Nikki Griffiths (Executive of Operations at Tshikululu Social Investments) |
Introduced as recently as 10 years ago, impact investing is changing the face of social investment as we know it.
No longer just accepted as a given, the correlation between real “impact” and social investment is increasingly being challenged by the “new kid on the block” approach of impact investing.
The term – and approach – was coined just over 10 years ago by the Rockefeller Foundation, describing an investment which seeks both a social and a financial return, as opposed to a “no harm” outcome.
Adoption of the model has accelerated rapidly since 2008, with the Rockefeller Foundation estimating it to be a US$100 billion global industry. South African local investors and financial institutions have followed this trend, seeing it as a viable option when it comes to directing their capital.
The local numbers are particularly compelling. In 2016 the Global Impact Investing Network examined the growth of impact investing in Southern Africa. It found that South Africa was at the centre of the growth of impact investing in this region, with approximately US$15 billion of impact investment having taken place.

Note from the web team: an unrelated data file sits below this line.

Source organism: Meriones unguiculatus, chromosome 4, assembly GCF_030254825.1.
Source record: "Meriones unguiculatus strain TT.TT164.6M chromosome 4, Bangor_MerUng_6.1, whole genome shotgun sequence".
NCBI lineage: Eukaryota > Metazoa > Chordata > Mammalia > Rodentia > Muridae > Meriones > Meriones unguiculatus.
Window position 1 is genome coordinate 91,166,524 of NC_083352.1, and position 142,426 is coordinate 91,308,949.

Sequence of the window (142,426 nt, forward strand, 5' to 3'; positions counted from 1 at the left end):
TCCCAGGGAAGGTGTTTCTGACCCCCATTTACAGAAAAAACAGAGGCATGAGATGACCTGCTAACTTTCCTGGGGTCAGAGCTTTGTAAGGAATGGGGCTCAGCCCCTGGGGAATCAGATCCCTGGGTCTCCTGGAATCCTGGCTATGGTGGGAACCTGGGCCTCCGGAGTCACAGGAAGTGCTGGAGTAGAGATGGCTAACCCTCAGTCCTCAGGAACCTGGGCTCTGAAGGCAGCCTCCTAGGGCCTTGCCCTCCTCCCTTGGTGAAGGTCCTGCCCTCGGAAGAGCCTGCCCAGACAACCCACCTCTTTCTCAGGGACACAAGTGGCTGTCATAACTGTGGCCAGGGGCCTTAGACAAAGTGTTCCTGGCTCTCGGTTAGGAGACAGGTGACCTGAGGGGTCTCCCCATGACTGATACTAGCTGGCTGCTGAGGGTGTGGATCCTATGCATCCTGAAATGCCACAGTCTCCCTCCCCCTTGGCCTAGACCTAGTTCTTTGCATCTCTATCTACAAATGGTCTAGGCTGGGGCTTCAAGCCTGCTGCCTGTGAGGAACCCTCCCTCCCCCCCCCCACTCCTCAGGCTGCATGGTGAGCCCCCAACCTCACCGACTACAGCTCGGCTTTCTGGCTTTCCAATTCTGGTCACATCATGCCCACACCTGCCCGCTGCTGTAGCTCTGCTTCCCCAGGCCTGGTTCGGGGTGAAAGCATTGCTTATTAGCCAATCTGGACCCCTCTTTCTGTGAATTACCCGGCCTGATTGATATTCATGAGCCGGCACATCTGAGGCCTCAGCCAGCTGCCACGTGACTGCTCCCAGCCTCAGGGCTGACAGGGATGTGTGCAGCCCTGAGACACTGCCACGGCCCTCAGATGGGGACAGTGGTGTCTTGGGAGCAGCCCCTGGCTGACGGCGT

As a new model to support social change, impact investing adds another facet to the myriad of ways in which social investors in South Africa can deliver on their mandate to unlock progress. It brings together the two different worlds of financial return and social return, demonstrating that they aren’t mutually exclusive, but rather mutually dependant.
For us as Tshikululu, promoting the impact investing approach makes strategic and measurable sense and is aligned to our vision of achieving deep and sustainable change for the greater good that results in positive social impact.
This concept application is changing the way we think and approach what, why and how we invest for impact – and how we influence funders to do the same.